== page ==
Background: Haemoadsorption has been described as an effective way to control increased pro- and anti-inflammatory mediators ("cytokine storm") in septic shock patients. No prospective or randomised clinical study has yet confirmed these results. However, no study has yet prospectively specifically investigated patients in severe septic shock with sepsis-associated acute kidney injury (SA-AKI). Therefore, we aimed to examine whether haemoadsorption could influence intensive care unit (ICU) and hospital mortality in these patients. Furthermore, we examined the influence of haemoadsorption on length of stay in the ICU and therapeutic support.
Methods: Retrospective control group and prospective intervention group design in a tertiary hospital in central Europe (Germany). Intervention was the implementation of haemoadsorption for patients in septic shock with SA-AKI. 76 patients were included in this analysis.
Results: Severity of illness as depicted by APACHE II was higher in patients treated with haemoadsorption. Risk-adjusted ICU mortality rates (O/E ratios) did not differ significantly between the groups (0.80 vs. 0.83). We observed in patients treated with haemoadsorption a shorter LOS and shorter therapeutic support such as catecholamine dependency and duration of RRT. However, in multivariate analysis (logistic regression for mortality, competing risk for LOS), we found no significant differences between the two groups.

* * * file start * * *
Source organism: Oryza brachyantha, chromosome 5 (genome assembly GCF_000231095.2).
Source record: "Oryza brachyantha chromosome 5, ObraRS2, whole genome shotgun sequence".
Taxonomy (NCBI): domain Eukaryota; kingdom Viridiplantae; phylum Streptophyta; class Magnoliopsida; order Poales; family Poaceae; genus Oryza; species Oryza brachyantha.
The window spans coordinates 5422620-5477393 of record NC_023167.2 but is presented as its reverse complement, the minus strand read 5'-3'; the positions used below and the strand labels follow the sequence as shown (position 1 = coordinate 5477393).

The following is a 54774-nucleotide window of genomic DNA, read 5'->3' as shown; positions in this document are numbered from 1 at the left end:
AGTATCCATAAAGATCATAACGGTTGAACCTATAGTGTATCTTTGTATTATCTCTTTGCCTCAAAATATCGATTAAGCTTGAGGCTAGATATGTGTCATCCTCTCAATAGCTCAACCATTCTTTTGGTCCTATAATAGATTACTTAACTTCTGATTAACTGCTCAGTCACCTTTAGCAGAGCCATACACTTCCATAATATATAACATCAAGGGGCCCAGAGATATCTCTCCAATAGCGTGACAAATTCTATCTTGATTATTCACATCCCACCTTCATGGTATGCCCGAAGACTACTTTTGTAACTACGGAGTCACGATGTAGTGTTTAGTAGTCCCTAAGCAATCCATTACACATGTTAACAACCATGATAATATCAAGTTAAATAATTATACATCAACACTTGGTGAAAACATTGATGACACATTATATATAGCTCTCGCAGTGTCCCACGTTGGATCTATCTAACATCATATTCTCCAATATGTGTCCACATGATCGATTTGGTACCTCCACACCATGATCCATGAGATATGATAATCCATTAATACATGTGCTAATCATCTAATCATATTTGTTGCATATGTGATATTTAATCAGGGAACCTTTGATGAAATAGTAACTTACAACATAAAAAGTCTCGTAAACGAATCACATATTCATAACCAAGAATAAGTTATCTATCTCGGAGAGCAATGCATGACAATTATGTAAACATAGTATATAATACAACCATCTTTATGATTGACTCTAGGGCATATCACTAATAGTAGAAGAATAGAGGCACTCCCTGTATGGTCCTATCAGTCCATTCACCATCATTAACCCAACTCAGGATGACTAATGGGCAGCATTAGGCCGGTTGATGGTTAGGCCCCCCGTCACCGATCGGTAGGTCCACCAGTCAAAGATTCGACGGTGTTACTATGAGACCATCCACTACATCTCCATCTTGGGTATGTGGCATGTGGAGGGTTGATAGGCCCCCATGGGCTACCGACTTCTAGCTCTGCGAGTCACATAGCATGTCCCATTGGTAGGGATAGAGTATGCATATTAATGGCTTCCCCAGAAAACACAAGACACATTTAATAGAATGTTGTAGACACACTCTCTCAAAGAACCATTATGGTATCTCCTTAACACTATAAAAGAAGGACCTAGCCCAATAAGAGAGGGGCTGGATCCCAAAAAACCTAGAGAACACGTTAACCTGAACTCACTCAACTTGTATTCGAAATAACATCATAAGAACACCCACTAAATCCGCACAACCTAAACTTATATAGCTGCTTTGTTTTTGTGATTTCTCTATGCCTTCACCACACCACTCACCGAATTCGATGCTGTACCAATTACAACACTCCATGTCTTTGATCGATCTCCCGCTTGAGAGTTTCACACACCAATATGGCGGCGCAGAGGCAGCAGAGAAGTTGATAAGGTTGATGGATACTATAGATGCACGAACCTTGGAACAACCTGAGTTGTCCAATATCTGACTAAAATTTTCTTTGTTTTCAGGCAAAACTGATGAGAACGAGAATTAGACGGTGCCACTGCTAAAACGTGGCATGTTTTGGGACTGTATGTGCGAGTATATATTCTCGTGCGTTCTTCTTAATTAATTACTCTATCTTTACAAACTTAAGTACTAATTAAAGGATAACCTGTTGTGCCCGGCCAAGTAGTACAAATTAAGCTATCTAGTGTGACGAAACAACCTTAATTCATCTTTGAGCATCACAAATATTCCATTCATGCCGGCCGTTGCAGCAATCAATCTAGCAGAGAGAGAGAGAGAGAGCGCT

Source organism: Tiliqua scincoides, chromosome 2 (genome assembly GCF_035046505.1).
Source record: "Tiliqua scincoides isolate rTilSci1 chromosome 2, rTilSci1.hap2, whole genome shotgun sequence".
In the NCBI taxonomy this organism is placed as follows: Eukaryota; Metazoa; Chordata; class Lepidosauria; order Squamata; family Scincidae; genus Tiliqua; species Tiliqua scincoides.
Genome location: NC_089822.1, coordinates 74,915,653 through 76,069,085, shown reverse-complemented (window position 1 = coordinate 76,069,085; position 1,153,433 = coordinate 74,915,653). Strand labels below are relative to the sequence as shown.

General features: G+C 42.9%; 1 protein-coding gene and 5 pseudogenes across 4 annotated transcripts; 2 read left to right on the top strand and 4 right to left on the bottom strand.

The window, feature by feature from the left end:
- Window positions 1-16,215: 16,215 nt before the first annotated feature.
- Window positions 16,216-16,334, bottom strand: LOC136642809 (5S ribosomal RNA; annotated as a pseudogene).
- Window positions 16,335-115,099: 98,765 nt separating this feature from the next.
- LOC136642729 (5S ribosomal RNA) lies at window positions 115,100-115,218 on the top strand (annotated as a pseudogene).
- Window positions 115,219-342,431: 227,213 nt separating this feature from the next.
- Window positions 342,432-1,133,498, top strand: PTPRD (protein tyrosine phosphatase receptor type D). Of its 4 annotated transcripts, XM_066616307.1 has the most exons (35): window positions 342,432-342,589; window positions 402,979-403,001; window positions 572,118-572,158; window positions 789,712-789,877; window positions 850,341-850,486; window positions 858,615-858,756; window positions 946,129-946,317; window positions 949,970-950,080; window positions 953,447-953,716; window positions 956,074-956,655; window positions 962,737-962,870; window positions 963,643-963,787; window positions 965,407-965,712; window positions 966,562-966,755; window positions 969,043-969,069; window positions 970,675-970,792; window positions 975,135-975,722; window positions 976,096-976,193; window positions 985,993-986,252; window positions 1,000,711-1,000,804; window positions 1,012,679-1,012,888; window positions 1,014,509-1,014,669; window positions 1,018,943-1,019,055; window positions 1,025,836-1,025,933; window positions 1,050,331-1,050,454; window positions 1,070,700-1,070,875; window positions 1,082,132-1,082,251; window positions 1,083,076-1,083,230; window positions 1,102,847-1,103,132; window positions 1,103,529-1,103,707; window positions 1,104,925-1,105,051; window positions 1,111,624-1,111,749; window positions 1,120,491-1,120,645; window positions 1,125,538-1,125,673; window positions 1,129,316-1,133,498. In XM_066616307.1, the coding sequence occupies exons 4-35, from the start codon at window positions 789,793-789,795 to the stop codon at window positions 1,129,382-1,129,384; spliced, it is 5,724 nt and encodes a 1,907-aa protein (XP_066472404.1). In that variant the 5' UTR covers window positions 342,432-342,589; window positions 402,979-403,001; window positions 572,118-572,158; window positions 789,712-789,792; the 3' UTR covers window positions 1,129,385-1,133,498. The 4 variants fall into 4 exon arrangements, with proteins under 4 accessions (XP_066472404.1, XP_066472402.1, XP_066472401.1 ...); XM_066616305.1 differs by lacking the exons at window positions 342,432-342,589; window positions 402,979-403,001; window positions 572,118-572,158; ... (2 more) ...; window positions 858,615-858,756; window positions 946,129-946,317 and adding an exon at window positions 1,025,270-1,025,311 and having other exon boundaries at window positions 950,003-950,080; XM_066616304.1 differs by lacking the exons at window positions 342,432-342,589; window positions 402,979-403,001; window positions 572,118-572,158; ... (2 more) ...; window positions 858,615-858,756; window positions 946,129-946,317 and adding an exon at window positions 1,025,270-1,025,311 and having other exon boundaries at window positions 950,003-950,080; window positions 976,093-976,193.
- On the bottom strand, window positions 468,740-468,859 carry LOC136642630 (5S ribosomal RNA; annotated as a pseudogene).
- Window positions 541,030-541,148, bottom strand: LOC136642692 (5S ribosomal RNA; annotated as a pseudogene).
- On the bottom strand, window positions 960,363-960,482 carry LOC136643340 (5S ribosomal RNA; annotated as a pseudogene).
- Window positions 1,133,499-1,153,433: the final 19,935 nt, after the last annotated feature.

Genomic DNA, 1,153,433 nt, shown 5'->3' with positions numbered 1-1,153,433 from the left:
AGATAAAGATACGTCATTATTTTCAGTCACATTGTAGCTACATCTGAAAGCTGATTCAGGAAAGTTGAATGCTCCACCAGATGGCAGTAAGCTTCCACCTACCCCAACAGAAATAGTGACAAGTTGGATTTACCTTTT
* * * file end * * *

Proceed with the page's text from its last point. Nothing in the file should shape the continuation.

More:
Conclusions: The implementation of haemoadsorption for patients in septic shock with acute renal failure did not lead to a reduction in ICU or hospital mortality rates. Despite univariate analysis delivering some evidence for a shorter duration of ICU-related treatments in the haemoadsorption group, these results did not remain significant in multivariate analysis. Trial registration CytoSorb® registry https://clinicaltrials.gov/ct2/show/NCT02312024 . December 9, 2014.
Database: https://www.cytosorb-registry.org/ (registration for content acquisition is necessary).
Keywords: Acute kidney injury; Cytosorb; Haemoadsorption; Mortality; Outcome; Sepsis; Septic shock.